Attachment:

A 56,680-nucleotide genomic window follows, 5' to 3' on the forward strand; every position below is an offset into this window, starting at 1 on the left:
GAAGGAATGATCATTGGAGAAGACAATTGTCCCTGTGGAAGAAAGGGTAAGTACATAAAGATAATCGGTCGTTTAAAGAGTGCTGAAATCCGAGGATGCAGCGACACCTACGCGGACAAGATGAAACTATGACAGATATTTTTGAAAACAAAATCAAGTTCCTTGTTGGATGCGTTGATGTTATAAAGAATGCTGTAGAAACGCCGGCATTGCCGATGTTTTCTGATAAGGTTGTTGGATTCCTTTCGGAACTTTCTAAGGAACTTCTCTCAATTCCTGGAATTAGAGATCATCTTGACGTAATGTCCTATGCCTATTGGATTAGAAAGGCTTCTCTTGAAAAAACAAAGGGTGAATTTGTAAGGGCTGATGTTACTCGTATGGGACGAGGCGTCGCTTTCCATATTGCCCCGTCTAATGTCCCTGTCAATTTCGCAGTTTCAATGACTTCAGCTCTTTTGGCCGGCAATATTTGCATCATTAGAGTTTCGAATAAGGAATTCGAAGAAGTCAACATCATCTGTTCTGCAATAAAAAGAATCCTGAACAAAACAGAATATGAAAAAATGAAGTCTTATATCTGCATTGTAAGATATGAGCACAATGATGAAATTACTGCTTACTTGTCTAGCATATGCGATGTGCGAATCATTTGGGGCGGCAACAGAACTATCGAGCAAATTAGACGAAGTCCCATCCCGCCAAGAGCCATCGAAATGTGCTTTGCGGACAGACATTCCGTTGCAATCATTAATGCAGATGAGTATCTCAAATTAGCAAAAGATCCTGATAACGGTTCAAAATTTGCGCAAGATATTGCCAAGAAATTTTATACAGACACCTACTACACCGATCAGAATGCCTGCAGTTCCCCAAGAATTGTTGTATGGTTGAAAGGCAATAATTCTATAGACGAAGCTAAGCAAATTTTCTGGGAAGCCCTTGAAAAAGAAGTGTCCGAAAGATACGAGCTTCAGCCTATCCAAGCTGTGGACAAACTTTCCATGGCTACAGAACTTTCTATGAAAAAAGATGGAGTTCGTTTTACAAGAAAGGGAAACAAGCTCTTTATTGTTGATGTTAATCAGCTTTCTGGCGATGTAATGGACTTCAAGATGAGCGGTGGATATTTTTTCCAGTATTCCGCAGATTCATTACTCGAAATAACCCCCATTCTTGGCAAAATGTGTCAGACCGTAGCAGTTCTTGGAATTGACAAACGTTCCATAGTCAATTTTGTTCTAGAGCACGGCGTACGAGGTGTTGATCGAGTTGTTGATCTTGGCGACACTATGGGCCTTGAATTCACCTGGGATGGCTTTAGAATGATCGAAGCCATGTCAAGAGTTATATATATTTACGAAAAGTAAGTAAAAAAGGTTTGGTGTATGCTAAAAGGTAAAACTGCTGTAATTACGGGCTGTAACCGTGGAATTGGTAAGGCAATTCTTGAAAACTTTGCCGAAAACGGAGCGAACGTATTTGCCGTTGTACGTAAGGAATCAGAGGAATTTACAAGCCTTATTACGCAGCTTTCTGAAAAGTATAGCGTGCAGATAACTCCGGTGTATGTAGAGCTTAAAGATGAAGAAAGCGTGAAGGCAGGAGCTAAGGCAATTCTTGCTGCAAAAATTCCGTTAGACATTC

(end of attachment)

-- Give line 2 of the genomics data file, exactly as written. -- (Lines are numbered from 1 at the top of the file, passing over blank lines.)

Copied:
GAAGGAATGATCATTGGAGAAGACAATTGTCCCTGTGGAAGAAAGGGTAAGTACATAAAGATAATCGGTCGTTTAAAGAGTGCTGAAATCCGAGGATGCAGCGACACCTACGCGGACAAGATGAAACTATGACAGATATTTTTGAAAACAAAATCAAGTTCCTTGTTGGATGCGTTGATGTTATAAAGAATGCTGTAGAAACGCCGGCATTGCCGATGTTTTCTGATAAGGTTGTTGGATTCCTTTCGGAACTTTCTAAGGAACTTCTCTCAATTCCTGGAATTAGAGATCATCTTGACGTAATGTCCTATGCCTATTGGATTAGAAAGGCTTCTCTTGAAAAAACAAAGGGTGAATTTGTAAGGGCTGATGTTACTCGTATGGGACGAGGCGTCGCTTTCCATATTGCCCCGTCTAATGTCCCTGTCAATTTCGCAGTTTCAATGACTTCAGCTCTTTTGGCCGGCAATATTTGCATCATTAGAGTTTCGAATAAGGAATTCGAAGAAGTCAACATCATCTGTTCTGCAATAAAAAGAATCCTGAACAAAACAGAATATGAAAAAATGAAGTCTTATATCTGCATTGTAAGATATGAGCACAATGATGAAATTACTGCTTACTTGTCTAGCATATGCGATGTGCGAATCATTTGGGGCGGCAACAGAACTATCGAGCAAATTAGACGAAGTCCCATCCCGCCAAGAGCCATCGAAATGTGCTTTGCGGACAGACATTCCGTTGCAATCATTAATGCAGATGAGTATCTCAAATTAGCAAAAGATCCTGATAACGGTTCAAAATTTGCGCAAGATATTGCCAAGAAATTTTATACAGACACCTACTACACCGATCAGAATGCCTGCAGTTCCCCAAGAATTGTTGTATGGTTGAAAGGCAATAATTCTATAGACGAAGCTAAGCAAATTTTCTGGGAAGCCCTTGAAAAAGAAGTGTCCGAAAGATACGAGCTTCAGCCTATCCAAGCTGTGGACAAACTTTCCATGGCTACAGAACTTTCTATGAAAAAAGATGGAGTTCGTTTTACAAGAAAGGGAAACAAGCTCTTTATTGTTGATGTTAATCAGCTTTCTGGCGATGTAATGGACTTCAAGATGAGCGGTGGATATTTTTTCCAGTATTCCGCAGATTCATTACTCGAAATAACCCCCATTCTTGGCAAAATGTGTCAGACCGTAGCAGTTCTTGGAATTGACAAACGTTCCATAGTCAATTTTGTTCTAGAGCACGGCGTACGAGGTGTTGATCGAGTTGTTGATCTTGGCGACACTATGGGCCTTGAATTCACCTGGGATGGCTTTAGAATGATCGAAGCCATGTCAAGAGTTATATATATTTACGAAAAGTAAGTAAAAAAGGTTTGGTGTATGCTAAAAGGTAAAACTGCTGTAATTACGGGCTGTAACCGTGGAATTGGTAAGGCAATTCTTGAAAACTTTGCCGAAAACGGAGCGAACGTATTTGCCGTTGTACGTAAGGAATCAGAGGAATTTACAAGCCTTATTACGCAGCTTTCTGAAAAGTATAGCGTGCAGATAACTCCGGTGTATGTAGAGCTTAAAGATGAAGAAAGCGTGAAGGCAGGAGCTAAGGCAATTCTTGCTGCAAAAATTCCGTTAGACATTC